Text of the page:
Any plans to take this further – PWA or Olympics for instance?

I would like to place well this year within the British Slalom Association amateur fleet. My future plans are to inspire and encourage new people into the sport by being a windsurfing instructor. My first season of instructing will be at Buzz Active, which is the place where it all began for me.

Got any wind heroes? Who do you look up to?

At the National Watersports Festival 2012 I was partnered with Nik Baker for the Turbo 15 floodlit night race. We worked together well and we managed to win the race and a big trophy. Because windsurfing is a sport with so many different disciplines it is hard to pin point one role model. All the pros at the top of their discipline are looked up to by so many people and it’s great to see such a wide range of people always willing to help others up their game.

How is it being a female sailor? Do you feel you have to prove yourself to the boys?

Being a female sailor is good because it allows you to work hard to beat the boys. It’s always nice to beat them in a race. Also, if you train with boys it means you can beat the rest of the women in the fleet because most of the time they will not race as hard as the boys do. Conditioning yourself to be able to match or almost match the speed of the boys means you are not going to struggle when it comes to racing against anyone. Everyone knows that racing is for fun, however. it is always good to beat the boys every now and again.

Do you think it’s harder windsurfing as a girl?

In some respects yes, however, generally it is an advantage. Most of the time the female competitors weigh less than the male competitors meaning we can get planing in lighter wind and on smaller kit. This means that in racing we are able to get away from the start line or hit the gybe mark quicker.

What do you think could be done to make the sport easier for ladies?

The development of kit has helped because it has made things easier. This is everything from smaller volume boards, smaller and lighter sails and well-fitting wetsuits to keep us warm. The continued development of this kit will help women into the sport.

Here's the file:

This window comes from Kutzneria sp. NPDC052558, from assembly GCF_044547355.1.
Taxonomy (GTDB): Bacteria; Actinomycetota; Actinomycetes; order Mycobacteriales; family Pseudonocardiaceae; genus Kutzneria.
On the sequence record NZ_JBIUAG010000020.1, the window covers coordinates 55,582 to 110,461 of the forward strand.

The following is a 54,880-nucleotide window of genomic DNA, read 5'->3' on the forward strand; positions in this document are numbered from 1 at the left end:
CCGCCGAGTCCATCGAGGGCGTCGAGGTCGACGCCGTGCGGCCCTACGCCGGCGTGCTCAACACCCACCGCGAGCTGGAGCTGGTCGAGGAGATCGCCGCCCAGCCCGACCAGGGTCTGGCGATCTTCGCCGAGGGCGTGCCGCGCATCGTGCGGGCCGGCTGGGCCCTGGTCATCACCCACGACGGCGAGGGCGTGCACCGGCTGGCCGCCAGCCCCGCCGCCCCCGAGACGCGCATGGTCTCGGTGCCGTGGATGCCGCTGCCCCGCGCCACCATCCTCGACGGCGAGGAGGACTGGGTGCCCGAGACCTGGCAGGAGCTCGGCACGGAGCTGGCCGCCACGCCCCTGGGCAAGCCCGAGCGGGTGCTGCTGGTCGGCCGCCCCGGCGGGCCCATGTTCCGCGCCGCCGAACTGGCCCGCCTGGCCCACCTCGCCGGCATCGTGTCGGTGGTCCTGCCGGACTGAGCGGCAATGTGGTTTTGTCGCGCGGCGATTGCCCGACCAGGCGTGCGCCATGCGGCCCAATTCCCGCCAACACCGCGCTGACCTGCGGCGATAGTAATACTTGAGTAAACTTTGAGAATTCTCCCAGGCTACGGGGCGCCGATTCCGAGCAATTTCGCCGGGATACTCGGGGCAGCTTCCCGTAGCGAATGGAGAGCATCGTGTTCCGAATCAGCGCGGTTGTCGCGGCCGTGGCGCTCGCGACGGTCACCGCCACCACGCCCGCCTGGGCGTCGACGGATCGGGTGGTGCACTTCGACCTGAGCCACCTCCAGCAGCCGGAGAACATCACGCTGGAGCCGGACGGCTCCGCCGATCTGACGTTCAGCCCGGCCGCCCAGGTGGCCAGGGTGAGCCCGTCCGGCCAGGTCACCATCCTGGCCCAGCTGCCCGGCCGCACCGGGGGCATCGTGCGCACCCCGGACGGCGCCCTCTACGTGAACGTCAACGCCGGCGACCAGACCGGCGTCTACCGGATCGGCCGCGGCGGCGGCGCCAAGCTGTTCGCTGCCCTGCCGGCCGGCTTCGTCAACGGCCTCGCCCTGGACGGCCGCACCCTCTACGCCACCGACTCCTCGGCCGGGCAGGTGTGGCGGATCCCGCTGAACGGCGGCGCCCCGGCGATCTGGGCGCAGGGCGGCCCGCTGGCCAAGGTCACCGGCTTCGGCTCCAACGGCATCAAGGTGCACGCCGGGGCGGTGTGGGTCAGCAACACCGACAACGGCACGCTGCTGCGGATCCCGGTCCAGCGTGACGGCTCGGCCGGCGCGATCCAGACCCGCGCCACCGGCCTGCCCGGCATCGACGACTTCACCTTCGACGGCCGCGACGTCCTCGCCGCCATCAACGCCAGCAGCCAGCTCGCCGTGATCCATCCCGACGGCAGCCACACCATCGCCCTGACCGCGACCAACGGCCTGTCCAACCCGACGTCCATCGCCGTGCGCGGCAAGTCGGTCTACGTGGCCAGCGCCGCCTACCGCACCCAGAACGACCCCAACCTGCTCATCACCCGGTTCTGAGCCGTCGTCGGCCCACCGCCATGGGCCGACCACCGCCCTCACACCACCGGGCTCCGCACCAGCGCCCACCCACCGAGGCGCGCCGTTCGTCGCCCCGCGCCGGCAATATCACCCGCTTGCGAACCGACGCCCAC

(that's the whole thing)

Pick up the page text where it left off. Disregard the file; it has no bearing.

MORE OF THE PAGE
How would you go about convincing your girly mates to get involved?

I would ensure that the conditions are just right and then take them for a taster session. As I am a qualified Start Windsurfing Instructor I would offer to teach them so they had a familiar face showing them the basics. I would ensure the session has an emphasis on fun so that they would want to give it another go in the future.

Outside of windsurfing do you do anything else outdoorsy?

Currently I study Outdoor Adventure Education at Plumpton College. This means I am frequently kayaking, canoeing, climbing, navigating, mountain biking and dinghy sailing. I am very busy and it all involves being outdoors. I also had two expeditions to North Wales at the start of 2017. These included summiting Mount Snowdon (the biggest mountain in the UK) in the dark. We reached the top just in time for sunrise. We have also summited Yr Aran, the mountain opposite Snowdon. During these expeditions we got the chance to experience some white water canoeing on the River Dee and some extreme MTB at the centre, Coed Y Brenin. This summer I will also be embarking on an unplugged sailing expedition to Lake Runn, Sweden. This is a seven day trip where we will be sailing dinghies and wild camping. We will have no luxuries and no technology – phones and watches will be completely unplugged. As you can see I am quite an outdoorsy person!

How does the above compliment your windsurfing?

I sail a dinghy every Wednesday, with a group from college. Having previous windsurfing experience has helped with my sailing because I understand the theory. Overall this has made me realise the differences between sailing and windsurfing and this has motivated me to work harder in both sports.

What about windsurfing at large. Do you think it’s got the appeal of other disciplines like kitesurfing and SUP for instance?